The model works successfully today, look at Stadler with their Euro4000 series (class 68 to us).
 

 

 

Edited by adb968008

Share this post


Link to post
Share on other sites

Because the WR and NB persuaded the government that the Maybach engines would be built under licence in the UK, which GM wouldn't allow with theirs.  As it turned out, you can see GM's point.  GM were willing to build locos to the British loading gauge and axle loading, but only on condition they were built in the US and shipped complete ready to run, like the 59s and 66s, and that BR would agree to buy the quantities GM wanted to sell them in order to make re-tooling for the BR product profitable.  There was political criticism at the time of the WR's choice of product from a recently defeated enemy, a choice which was in the event ill advised in any case, as the Germans were using their V200s (which were too big for the British loading gauge and the loco had to be completely redesigned; a production Warship is not just a 'britishised' V200) for secondary main line work where traffic was insufficient to justify electrification, and timetables were much easier, and loads lighter, than on the WR's Plymouth or Wolverhampton services. 

 

This is not hindsight, but the result of a failure of communication between the WR and Germany at the time.  The Germans hadn't understood the extent to which the Warships would need to be hammered to keep time, and we didn't point it out, or they might have said something.  The WR didn't have a completely free hand; they were told that steam had to go asap and that diesels had to replace them.  The only other diesels available to be planned to replace the Kings in 1955 were DP1, with maintenance committments the region wasn't prepared to undertake (how would a deltic had managed on the South Devon banks?), the Ivatt twins in multiple (which is more like the route I think BR in general should have taken, but not with a double headed power unit weighing 254tons, as much as a 7 coach main line express train, or the EE type 4, class 40, developed from the Southern's diesel electrics.  This proved not up to the job on the regions it was allocated to, and the chairman of the board commented that it wasn't as good as a Britannia on D200's press run from Norwich to Liverpool Street, which did not stop it being the go to replacement for class 8 pacifics on the WCML and ECML until better locos were available.  Next in line was the Peak family, the most powerful single unit diesel owned by BR when they were introduced, but by this time the prime movers and the generators had been improved and emsmallened enough to fit onto the massive Southern 1Co-Co1 frame.  One can regard them as the transition to 2nd generation diesels that could undertake 7P steam work without being overloaded, just (the 47s had to be down rated).  The WR, with the South Devon banks influencing their thought processes, reckoned none of the 1955 diesel electrics were suitable and they may have had a point.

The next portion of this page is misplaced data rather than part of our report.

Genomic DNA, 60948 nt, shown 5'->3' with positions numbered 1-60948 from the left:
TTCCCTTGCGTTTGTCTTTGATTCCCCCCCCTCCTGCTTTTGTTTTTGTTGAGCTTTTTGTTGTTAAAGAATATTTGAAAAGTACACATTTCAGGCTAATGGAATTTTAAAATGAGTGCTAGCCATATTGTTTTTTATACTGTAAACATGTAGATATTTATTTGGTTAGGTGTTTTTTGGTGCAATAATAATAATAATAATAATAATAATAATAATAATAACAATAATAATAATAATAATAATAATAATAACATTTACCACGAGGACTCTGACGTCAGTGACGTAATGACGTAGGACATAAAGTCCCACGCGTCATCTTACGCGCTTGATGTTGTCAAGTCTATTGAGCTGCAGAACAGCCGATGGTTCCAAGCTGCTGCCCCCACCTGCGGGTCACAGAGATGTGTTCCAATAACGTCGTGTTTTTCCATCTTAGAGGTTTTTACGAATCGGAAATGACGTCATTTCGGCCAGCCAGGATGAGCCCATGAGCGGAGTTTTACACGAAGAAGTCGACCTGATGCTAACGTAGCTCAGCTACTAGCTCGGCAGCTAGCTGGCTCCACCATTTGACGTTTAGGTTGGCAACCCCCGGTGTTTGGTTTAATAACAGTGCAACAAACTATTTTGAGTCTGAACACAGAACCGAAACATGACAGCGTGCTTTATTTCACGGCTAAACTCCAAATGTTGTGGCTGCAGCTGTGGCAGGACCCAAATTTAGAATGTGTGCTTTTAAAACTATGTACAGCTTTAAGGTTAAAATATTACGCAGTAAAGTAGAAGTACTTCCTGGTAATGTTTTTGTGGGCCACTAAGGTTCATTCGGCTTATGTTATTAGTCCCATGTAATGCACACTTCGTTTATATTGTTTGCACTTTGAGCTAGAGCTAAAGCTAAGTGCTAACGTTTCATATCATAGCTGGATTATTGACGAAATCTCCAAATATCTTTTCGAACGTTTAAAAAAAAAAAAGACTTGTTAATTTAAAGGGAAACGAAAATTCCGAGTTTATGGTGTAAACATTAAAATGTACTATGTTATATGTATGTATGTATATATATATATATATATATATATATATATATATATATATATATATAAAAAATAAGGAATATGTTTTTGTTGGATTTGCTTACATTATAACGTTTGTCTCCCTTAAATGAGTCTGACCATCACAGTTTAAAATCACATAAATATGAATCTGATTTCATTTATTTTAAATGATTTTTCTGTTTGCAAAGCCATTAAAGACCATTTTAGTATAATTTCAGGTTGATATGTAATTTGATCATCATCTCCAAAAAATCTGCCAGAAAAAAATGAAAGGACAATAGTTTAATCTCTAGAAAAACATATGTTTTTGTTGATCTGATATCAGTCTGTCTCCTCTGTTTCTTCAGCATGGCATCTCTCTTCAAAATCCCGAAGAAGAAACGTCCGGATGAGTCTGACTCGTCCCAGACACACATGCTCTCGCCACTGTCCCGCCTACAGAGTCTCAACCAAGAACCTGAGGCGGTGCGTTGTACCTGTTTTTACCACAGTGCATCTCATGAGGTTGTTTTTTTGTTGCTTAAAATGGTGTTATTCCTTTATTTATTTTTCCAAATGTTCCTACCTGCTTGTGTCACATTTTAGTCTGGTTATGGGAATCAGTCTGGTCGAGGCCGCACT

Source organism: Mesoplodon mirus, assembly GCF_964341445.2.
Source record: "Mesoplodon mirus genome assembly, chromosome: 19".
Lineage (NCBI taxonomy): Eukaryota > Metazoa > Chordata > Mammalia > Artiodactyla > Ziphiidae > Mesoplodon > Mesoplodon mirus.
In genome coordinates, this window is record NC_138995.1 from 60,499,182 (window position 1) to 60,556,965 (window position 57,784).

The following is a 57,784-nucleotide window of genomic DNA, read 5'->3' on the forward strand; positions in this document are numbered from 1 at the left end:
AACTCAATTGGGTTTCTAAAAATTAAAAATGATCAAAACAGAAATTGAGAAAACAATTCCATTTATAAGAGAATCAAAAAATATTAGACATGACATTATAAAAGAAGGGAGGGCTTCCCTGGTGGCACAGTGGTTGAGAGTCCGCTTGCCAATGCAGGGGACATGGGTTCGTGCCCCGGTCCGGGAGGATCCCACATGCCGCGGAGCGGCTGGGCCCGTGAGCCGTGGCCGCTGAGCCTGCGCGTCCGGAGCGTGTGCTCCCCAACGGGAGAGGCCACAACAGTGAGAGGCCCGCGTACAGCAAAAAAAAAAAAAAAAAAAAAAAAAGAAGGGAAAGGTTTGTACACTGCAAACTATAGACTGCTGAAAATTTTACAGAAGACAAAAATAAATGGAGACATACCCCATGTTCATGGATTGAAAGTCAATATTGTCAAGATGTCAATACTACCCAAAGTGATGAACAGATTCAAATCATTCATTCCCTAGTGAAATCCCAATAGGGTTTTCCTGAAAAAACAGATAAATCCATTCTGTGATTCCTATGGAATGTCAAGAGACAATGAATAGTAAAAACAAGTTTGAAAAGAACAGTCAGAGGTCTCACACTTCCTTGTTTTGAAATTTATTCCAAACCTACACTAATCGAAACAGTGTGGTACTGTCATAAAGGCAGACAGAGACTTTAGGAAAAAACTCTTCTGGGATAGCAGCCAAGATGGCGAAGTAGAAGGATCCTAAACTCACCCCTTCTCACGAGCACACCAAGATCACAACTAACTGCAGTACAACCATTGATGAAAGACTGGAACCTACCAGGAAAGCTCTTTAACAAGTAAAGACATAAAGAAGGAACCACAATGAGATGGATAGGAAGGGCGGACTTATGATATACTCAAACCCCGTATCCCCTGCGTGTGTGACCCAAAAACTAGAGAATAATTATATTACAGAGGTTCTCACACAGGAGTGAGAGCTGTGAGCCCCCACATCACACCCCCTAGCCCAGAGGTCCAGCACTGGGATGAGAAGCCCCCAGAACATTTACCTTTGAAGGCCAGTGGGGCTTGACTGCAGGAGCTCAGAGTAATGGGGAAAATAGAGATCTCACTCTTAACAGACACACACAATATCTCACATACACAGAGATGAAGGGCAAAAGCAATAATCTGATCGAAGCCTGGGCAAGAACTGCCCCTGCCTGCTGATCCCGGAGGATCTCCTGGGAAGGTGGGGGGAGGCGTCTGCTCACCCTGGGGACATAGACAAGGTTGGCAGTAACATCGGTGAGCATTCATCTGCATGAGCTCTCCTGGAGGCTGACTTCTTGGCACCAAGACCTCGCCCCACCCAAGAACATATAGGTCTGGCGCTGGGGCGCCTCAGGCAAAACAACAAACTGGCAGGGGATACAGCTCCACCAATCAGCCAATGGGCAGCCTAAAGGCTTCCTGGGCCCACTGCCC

They were not beyond their own short sightedness, though.  The 1955 plan had highlighted the future need for air brakes, eth, and airconditioning, and the hydraulics would have been taking out of service in the 70s anyway for these reasons without the board stipulating electric transmission and hydraulics to be 'no longer overhauled'.  The Westerns lasted a bit longer because they could be fitted with air brakes.  

 

This is not hindsight either; the WR knew full well as did everyone else in 1955 that air braking and eth/airco were coming, but in their enthusiasm for the best power/weight ratios they could manage left no room on board the bodyshells to install it.